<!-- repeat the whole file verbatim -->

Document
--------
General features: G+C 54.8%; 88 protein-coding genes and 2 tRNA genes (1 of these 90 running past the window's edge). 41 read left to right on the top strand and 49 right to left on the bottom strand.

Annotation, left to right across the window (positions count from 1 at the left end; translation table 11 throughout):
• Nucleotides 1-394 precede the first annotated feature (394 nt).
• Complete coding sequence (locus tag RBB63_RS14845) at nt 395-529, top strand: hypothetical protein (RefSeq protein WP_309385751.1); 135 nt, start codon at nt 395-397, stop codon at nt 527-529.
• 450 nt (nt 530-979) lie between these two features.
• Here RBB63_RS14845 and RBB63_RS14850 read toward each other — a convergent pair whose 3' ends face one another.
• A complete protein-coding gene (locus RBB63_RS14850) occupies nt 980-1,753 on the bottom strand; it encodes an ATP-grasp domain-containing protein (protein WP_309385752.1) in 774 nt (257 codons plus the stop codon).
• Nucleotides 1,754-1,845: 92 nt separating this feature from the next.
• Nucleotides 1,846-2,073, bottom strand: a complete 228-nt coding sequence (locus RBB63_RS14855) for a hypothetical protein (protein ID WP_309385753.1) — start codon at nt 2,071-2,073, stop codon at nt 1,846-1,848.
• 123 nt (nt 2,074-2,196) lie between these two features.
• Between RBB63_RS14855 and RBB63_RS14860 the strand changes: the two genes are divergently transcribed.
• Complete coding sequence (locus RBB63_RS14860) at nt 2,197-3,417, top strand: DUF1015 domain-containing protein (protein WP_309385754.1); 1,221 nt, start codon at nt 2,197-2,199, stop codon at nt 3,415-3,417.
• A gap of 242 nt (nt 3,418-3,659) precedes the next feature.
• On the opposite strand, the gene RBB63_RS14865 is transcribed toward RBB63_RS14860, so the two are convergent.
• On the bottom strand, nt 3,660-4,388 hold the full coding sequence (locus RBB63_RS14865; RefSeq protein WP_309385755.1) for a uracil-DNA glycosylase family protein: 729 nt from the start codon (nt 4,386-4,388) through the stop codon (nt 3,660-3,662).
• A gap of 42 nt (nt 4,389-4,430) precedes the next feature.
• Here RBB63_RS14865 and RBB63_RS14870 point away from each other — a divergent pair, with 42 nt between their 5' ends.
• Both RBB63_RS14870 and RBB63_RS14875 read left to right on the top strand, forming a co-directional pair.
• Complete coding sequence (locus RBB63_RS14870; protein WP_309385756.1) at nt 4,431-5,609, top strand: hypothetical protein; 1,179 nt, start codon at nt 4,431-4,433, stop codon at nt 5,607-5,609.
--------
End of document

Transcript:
General features: G+C 54.8%; 88 protein-coding genes and 2 tRNA genes (1 of these 90 running past the window's edge). 41 read left to right on the top strand and 49 right to left on the bottom strand.

Annotation, left to right across the window (positions count from 1 at the left end; translation table 11 throughout):
• Nucleotides 1-394 precede the first annotated feature (394 nt).
• Complete coding sequence (locus tag RBB63_RS14845) at nt 395-529, top strand: hypothetical protein (RefSeq protein WP_309385751.1); 135 nt, start codon at nt 395-397, stop codon at nt 527-529.
• 450 nt (nt 530-979) lie between these two features.
• Here RBB63_RS14845 and RBB63_RS14850 read toward each other — a convergent pair whose 3' ends face one another.
• A complete protein-coding gene (locus RBB63_RS14850) occupies nt 980-1,753 on the bottom strand; it encodes an ATP-grasp domain-containing protein (protein WP_309385752.1) in 774 nt (257 codons plus the stop codon).
• Nucleotides 1,754-1,845: 92 nt separating this feature from the next.
• Nucleotides 1,846-2,073, bottom strand: a complete 228-nt coding sequence (locus RBB63_RS14855) for a hypothetical protein (protein ID WP_309385753.1) — start codon at nt 2,071-2,073, stop codon at nt 1,846-1,848.
• 123 nt (nt 2,074-2,196) lie between these two features.
• Between RBB63_RS14855 and RBB63_RS14860 the strand changes: the two genes are divergently transcribed.
• Complete coding sequence (locus RBB63_RS14860) at nt 2,197-3,417, top strand: DUF1015 domain-containing protein (protein WP_309385754.1); 1,221 nt, start codon at nt 2,197-2,199, stop codon at nt 3,415-3,417.
• A gap of 242 nt (nt 3,418-3,659) precedes the next feature.
• On the opposite strand, the gene RBB63_RS14865 is transcribed toward RBB63_RS14860, so the two are convergent.
• On the bottom strand, nt 3,660-4,388 hold the full coding sequence (locus RBB63_RS14865; RefSeq protein WP_309385755.1) for a uracil-DNA glycosylase family protein: 729 nt from the start codon (nt 4,386-4,388) through the stop codon (nt 3,660-3,662).
• A gap of 42 nt (nt 4,389-4,430) precedes the next feature.
• Here RBB63_RS14865 and RBB63_RS14870 point away from each other — a divergent pair, with 42 nt between their 5' ends.
• Both RBB63_RS14870 and RBB63_RS14875 read left to right on the top strand, forming a co-directional pair.
• Complete coding sequence (locus RBB63_RS14870; protein WP_309385756.1) at nt 4,431-5,609, top strand: hypothetical protein; 1,179 nt, start codon at nt 4,431-4,433, stop codon at nt 5,607-5,609.